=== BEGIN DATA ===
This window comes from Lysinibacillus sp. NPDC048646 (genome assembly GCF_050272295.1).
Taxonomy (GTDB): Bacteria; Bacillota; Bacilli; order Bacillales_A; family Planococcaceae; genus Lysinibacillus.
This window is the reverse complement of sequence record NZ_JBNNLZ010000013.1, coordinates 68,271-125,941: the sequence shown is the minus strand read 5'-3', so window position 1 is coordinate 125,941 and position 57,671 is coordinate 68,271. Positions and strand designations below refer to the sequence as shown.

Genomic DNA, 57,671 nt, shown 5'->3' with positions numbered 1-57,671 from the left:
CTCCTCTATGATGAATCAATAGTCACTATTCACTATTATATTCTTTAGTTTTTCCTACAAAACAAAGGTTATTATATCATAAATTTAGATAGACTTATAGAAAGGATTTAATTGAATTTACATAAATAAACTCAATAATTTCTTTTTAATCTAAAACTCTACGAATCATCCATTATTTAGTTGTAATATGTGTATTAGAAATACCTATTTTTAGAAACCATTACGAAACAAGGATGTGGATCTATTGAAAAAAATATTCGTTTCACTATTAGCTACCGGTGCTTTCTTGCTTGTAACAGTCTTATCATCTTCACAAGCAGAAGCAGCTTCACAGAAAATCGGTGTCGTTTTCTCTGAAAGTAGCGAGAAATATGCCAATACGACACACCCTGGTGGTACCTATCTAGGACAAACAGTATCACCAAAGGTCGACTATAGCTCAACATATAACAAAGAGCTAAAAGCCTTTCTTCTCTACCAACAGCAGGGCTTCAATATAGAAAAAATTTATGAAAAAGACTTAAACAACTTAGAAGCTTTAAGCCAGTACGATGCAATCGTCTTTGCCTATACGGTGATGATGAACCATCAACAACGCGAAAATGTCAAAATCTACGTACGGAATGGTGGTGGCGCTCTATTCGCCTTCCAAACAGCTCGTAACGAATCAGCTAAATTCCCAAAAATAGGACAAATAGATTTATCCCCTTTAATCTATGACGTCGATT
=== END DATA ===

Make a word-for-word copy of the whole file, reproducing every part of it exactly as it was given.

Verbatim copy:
This window comes from Lysinibacillus sp. NPDC048646 (genome assembly GCF_050272295.1).
Taxonomy (GTDB): Bacteria; Bacillota; Bacilli; order Bacillales_A; family Planococcaceae; genus Lysinibacillus.
This window is the reverse complement of sequence record NZ_JBNNLZ010000013.1, coordinates 68,271-125,941: the sequence shown is the minus strand read 5'-3', so window position 1 is coordinate 125,941 and position 57,671 is coordinate 68,271. Positions and strand designations below refer to the sequence as shown.

Genomic DNA, 57,671 nt, shown 5'->3' with positions numbered 1-57,671 from the left:
CTCCTCTATGATGAATCAATAGTCACTATTCACTATTATATTCTTTAGTTTTTCCTACAAAACAAAGGTTATTATATCATAAATTTAGATAGACTTATAGAAAGGATTTAATTGAATTTACATAAATAAACTCAATAATTTCTTTTTAATCTAAAACTCTACGAATCATCCATTATTTAGTTGTAATATGTGTATTAGAAATACCTATTTTTAGAAACCATTACGAAACAAGGATGTGGATCTATTGAAAAAAATATTCGTTTCACTATTAGCTACCGGTGCTTTCTTGCTTGTAACAGTCTTATCATCTTCACAAGCAGAAGCAGCTTCACAGAAAATCGGTGTCGTTTTCTCTGAAAGTAGCGAGAAATATGCCAATACGACACACCCTGGTGGTACCTATCTAGGACAAACAGTATCACCAAAGGTCGACTATAGCTCAACATATAACAAAGAGCTAAAAGCCTTTCTTCTCTACCAACAGCAGGGCTTCAATATAGAAAAAATTTATGAAAAAGACTTAAACAACTTAGAAGCTTTAAGCCAGTACGATGCAATCGTCTTTGCCTATACGGTGATGATGAACCATCAACAACGCGAAAATGTCAAAATCTACGTACGGAATGGTGGTGGCGCTCTATTCGCCTTCCAAACAGCTCGTAACGAATCAGCTAAATTCCCAAAAATAGGACAAATAGATTTATCCCCTTTAATCTATGACGTCGATT